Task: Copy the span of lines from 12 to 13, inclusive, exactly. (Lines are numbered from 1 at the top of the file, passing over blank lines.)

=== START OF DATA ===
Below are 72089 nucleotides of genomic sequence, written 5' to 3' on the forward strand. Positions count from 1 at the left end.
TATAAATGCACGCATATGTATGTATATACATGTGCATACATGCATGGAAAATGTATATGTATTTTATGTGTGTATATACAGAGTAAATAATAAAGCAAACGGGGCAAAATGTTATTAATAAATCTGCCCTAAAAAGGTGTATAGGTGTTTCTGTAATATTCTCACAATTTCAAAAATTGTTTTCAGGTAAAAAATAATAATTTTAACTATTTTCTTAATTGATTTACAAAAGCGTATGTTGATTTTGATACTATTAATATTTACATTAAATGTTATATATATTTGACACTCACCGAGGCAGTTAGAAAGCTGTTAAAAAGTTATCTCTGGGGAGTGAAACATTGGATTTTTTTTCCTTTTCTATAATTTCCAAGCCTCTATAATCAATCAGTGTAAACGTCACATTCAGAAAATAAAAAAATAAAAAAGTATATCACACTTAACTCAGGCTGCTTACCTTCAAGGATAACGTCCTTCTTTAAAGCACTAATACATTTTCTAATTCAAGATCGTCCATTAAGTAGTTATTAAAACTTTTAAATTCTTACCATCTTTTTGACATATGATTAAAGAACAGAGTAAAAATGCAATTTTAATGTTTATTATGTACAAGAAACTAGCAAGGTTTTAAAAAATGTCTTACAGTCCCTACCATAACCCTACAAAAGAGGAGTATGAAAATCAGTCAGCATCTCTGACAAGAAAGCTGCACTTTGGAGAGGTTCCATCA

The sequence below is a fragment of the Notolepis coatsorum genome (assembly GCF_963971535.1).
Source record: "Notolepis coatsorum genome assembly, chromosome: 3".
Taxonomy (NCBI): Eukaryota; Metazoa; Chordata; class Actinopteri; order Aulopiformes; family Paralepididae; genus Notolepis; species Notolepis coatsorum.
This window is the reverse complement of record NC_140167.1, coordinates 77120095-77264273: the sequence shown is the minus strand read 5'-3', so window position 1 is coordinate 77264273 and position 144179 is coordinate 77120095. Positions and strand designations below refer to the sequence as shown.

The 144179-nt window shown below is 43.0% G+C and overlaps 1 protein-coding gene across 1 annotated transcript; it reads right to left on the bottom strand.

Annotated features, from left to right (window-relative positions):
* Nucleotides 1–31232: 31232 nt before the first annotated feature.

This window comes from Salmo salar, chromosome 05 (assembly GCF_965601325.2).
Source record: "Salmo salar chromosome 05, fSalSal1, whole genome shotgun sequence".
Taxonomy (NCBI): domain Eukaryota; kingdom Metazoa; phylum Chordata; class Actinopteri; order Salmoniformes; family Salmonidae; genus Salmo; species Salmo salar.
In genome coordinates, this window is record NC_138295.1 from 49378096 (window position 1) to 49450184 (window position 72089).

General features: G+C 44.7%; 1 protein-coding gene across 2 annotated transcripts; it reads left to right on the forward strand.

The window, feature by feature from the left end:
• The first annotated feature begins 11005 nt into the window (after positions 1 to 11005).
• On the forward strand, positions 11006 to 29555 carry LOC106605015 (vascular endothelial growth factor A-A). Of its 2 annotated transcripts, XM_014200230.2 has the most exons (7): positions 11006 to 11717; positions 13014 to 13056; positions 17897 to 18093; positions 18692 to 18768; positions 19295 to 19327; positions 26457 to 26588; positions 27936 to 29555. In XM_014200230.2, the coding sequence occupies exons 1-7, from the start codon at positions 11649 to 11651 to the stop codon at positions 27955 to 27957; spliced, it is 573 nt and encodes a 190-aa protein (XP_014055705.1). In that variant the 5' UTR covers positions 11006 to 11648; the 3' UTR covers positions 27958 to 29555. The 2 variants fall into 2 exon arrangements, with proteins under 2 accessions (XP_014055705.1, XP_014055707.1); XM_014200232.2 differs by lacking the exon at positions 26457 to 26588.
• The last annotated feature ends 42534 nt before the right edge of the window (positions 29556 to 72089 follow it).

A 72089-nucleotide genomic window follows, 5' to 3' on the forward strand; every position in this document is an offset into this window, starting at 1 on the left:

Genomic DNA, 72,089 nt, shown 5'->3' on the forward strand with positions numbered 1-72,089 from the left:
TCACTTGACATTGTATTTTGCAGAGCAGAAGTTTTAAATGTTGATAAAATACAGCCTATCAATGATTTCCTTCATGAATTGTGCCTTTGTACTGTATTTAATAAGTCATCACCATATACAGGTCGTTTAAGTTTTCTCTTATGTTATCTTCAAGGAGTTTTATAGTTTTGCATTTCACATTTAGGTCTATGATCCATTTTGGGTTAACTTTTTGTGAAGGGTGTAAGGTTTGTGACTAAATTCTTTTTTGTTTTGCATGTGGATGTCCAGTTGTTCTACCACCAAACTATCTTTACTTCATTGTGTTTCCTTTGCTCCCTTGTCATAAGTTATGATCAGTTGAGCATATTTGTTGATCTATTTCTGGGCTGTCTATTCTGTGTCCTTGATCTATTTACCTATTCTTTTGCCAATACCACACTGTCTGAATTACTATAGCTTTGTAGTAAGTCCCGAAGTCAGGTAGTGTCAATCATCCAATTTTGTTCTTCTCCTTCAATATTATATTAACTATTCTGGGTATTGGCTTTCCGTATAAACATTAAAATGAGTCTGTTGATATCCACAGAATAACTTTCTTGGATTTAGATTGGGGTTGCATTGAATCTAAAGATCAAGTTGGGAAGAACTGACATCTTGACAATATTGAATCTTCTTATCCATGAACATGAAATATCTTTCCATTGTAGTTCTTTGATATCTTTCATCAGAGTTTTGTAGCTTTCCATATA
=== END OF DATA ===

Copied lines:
Taxonomy (NCBI): domain Eukaryota; kingdom Metazoa; phylum Chordata; class Actinopteri; order Salmoniformes; family Salmonidae; genus Salmo; species Salmo salar.
In genome coordinates, this window is record NC_138295.1 from 49378096 (window position 1) to 49450184 (window position 72089).